Marcus Tullius Cicero (106-43 BC) is too well known to demand much of an historical introduction. His anti-Sullan operations, his speeches against Cataline the slave unionist, his at times almost-balanced relations with Caesar, his attack on the infamous Clodius, brother of Clodia (Catullus' Lesbia, see Cicero's speech "Pro Caelio)), and the details of his multifarious political career are documented in every work on Roman history. Suffice it here to survey the ten volumes of 500 pages each which constitute the printed works of Cicero in a modern (e.g. Teubner) series.

The speeches are the best known, since they constitute in this country a part of the high-school required reading in Latin. The elaborate style was derived from models over several centuries of Greek rhetorical discipline and speechmaking, which Cicero took seriously. Thoroughly acquainted with the Ten Attic Orators and the theoreticians, he adapted their language to Latin, favoring the flowery or as it was then called, "Asiatic" style, which became a synonym for Ciceronian rhetorical style.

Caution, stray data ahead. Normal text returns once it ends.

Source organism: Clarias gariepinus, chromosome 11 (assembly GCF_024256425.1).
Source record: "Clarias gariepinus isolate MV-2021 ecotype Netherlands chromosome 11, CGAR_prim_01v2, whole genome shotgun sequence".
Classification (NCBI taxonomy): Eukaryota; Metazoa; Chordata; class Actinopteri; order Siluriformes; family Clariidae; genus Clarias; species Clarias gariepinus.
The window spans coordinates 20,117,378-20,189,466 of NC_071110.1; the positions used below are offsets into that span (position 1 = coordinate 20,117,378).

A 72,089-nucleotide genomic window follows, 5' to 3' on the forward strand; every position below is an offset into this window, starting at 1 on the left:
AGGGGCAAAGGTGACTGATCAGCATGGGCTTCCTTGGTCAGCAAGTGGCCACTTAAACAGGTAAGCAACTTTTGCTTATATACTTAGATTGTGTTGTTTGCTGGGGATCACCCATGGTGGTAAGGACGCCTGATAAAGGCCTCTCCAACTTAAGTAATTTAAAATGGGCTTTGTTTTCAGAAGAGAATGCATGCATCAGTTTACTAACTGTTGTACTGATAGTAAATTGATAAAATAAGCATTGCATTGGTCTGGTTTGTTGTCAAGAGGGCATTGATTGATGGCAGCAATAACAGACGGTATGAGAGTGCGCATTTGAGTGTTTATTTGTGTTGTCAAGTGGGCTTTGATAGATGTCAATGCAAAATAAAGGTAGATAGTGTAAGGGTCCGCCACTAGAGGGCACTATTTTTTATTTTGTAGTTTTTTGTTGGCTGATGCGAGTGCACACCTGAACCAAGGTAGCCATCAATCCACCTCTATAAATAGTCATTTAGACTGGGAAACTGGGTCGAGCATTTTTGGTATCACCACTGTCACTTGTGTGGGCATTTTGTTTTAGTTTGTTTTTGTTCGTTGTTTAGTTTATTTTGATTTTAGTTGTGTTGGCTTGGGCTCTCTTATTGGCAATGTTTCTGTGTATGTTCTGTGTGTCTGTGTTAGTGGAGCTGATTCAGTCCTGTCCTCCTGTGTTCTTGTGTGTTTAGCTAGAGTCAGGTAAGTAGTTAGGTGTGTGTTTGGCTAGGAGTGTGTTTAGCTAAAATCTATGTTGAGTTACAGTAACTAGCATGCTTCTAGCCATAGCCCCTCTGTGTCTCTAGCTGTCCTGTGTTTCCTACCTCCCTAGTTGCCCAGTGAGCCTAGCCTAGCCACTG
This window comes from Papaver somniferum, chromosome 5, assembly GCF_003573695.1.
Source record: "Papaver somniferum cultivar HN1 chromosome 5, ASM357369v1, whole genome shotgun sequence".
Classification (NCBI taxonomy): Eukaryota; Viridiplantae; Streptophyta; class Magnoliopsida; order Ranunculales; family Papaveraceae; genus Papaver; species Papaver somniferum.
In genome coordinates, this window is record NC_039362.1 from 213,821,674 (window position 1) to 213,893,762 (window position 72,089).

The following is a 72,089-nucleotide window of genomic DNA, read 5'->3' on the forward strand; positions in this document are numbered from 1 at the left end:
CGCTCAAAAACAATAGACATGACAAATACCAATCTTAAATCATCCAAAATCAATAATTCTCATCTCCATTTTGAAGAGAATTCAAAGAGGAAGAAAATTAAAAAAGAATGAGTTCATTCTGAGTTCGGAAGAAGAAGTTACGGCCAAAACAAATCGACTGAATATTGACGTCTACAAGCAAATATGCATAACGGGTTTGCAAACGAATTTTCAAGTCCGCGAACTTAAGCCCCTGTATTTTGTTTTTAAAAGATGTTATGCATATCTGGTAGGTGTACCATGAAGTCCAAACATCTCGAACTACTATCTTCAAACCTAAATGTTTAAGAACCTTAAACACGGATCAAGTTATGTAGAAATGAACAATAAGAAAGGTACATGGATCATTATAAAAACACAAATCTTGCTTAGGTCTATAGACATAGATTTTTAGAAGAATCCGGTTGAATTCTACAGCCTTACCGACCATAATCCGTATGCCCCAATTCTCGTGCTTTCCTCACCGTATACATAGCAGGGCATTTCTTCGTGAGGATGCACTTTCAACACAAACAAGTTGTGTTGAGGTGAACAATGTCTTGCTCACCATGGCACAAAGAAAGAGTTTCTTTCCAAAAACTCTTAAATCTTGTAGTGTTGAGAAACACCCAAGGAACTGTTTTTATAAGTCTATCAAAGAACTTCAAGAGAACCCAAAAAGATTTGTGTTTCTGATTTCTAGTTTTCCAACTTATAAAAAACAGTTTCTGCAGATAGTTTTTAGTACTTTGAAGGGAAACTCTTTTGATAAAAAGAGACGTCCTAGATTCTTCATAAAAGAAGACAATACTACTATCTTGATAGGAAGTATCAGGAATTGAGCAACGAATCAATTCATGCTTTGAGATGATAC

Tiro, a diligent slave perfected a system of Latin shorthand, which served to preserve fairly accurately Cicero's speeches. A number of medieval MSS in "Tironian annotation" survive, containing much of the master's speeches and perhaps more than we are aware of, since the specialization required for a study of this exoteric field deters all but the most laborious of scholars. The list of extant speeches is immense, the text fills several volumes. The commonly read speech against Cataline and Pro Archia Poeta represent the very tip of the iceberg; Catullans should read the Pro Caelio, while a serious historian has to peruse all the speeches carefully.